Which teaching English Course?

hippyantique Image
10/02/2009 - 14:12

Ciao,I am confused,I am starting a Trinity college Tesol course in January,but unsure if this is the right course to Teach English in Abruzzo..Should I be doing a celta course instead?Advice welcomeRachel   


I might be wrong but I thought Tesol was teaching English as a second language ie to people in the UK whose first language is not English. I did a Tefal course years ago (teaching English as a foreign language) and picked up employment in Rome as soon as I arrived. Celta has now appeared and seems to be an equivalent of Tefal-you'd  better check

 Celta is the most widely accepted and recognised certificate - certainly if you want to get into serious teaching.   I did mine with international House in Piccadilly and armed with it could walk straight into all jobs.   It does depend where you are planning to teach - in the north there is more competition so the more and better qualifications you have the easier it will be

As Ram states the 1 month CELTA is more widely recognised by schools/universities/language centres worldwide. That said the TESOL is basically the same programme with a different accreditation body. Either certificate is fine as they demonstrate you've been through observed teaching practice etc.I am not sure where (language school, university, school) you are thinking of working but typically language centres will accept TESOL/CELTA, international schools look for their ESL teachers to have a PGCE + TESOL/CELTA and Universities look for higher level qualifications i.e. DELTA, MA in Applied LinguisticsAntinello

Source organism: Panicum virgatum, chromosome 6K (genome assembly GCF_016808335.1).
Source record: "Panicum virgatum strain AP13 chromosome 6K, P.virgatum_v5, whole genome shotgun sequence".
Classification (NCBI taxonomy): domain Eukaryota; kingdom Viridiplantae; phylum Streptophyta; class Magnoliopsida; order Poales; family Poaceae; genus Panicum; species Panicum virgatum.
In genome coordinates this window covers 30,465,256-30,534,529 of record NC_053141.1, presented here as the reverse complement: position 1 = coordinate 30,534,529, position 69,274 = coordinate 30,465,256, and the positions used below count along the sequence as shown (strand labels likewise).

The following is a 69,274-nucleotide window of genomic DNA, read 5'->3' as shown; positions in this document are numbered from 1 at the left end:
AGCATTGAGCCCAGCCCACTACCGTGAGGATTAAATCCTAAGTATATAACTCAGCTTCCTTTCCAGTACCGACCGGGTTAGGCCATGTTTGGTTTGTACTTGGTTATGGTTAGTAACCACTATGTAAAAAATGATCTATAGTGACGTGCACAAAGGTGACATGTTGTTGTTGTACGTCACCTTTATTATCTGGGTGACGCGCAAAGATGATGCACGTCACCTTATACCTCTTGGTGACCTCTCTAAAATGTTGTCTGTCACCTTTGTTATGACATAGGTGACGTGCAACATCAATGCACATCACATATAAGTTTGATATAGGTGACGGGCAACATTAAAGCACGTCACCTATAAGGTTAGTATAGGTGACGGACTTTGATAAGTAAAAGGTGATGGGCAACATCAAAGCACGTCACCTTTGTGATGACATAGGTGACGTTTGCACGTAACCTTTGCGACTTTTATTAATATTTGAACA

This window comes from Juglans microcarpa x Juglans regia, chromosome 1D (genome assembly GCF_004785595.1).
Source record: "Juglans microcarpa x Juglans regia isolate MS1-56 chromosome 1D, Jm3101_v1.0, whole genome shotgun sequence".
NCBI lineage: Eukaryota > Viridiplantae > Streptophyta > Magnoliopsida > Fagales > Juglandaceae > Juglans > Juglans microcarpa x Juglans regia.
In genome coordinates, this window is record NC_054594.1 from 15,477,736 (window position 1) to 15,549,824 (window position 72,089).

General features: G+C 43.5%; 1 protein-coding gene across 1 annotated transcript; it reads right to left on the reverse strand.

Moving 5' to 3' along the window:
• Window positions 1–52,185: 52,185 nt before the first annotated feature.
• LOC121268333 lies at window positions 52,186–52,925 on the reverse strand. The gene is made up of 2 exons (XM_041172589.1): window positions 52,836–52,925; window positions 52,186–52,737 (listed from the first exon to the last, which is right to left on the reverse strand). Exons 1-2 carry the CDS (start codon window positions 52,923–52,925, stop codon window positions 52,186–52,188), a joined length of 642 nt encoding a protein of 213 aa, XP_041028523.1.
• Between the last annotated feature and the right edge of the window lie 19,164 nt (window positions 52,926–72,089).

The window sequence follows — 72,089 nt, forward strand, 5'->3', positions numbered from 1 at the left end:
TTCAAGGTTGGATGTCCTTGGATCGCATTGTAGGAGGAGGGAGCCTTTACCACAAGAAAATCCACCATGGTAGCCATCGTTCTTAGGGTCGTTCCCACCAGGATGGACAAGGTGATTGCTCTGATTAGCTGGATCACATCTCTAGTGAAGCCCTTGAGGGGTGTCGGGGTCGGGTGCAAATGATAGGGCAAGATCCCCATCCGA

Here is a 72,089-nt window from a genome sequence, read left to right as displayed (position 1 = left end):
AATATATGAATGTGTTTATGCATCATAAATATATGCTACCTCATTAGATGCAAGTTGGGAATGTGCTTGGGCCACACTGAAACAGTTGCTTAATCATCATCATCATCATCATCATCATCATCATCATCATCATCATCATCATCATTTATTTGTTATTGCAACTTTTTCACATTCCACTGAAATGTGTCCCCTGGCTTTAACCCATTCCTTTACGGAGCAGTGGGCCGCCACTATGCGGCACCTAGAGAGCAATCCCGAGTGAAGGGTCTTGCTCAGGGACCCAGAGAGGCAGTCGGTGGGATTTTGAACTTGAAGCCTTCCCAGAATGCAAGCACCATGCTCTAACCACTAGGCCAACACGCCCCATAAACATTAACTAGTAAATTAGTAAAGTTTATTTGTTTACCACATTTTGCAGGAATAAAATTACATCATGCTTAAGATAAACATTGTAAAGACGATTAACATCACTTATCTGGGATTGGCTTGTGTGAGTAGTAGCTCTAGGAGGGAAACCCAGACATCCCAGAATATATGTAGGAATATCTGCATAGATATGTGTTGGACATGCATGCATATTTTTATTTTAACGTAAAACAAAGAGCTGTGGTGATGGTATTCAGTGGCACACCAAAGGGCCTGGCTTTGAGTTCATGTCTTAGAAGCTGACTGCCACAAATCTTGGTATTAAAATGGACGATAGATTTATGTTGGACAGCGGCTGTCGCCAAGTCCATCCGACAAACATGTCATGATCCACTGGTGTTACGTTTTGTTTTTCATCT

Just spoken to my wife who is an EFL teacher with DELTA, PGCE and she strongly recommends CELTA as it is more widely recognised and there is a misconception that as FBower points out that it is for teaching English to immigrants, which is unfair as it is broadly similar to CELTA - but that is how it is.  So, if you are serious about a career in EFL then CELTA/DELTA is the way to go. 

I have the CELTA and it would be appear to be the more highly regarded / recognised qualification.  You can certainly get a job teaching English without any Italian but it is harder going.  If you were teaching a multi-lingual group in the UK no one would expect you to speak anything other than English in the classroom but here it definitely helps if you can speak some basic Italian - especially with beginners / children. In due course I will take my DELTA too.